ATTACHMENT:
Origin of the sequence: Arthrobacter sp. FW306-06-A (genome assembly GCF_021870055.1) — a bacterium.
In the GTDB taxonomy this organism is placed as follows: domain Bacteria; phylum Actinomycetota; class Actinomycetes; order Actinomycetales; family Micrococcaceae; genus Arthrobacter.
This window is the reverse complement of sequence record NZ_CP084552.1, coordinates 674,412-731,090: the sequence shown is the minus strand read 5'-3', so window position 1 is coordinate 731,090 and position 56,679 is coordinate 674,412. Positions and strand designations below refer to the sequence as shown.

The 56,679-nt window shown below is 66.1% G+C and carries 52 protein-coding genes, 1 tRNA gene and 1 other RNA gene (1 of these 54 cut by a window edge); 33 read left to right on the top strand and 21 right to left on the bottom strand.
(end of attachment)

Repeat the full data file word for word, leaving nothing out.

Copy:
Origin of the sequence: Arthrobacter sp. FW306-06-A (genome assembly GCF_021870055.1) — a bacterium.
In the GTDB taxonomy this organism is placed as follows: domain Bacteria; phylum Actinomycetota; class Actinomycetes; order Actinomycetales; family Micrococcaceae; genus Arthrobacter.
This window is the reverse complement of sequence record NZ_CP084552.1, coordinates 674,412-731,090: the sequence shown is the minus strand read 5'-3', so window position 1 is coordinate 731,090 and position 56,679 is coordinate 674,412. Positions and strand designations below refer to the sequence as shown.

The 56,679-nt window shown below is 66.1% G+C and carries 52 protein-coding genes, 1 tRNA gene and 1 other RNA gene (1 of these 54 cut by a window edge); 33 read left to right on the top strand and 21 right to left on the bottom strand.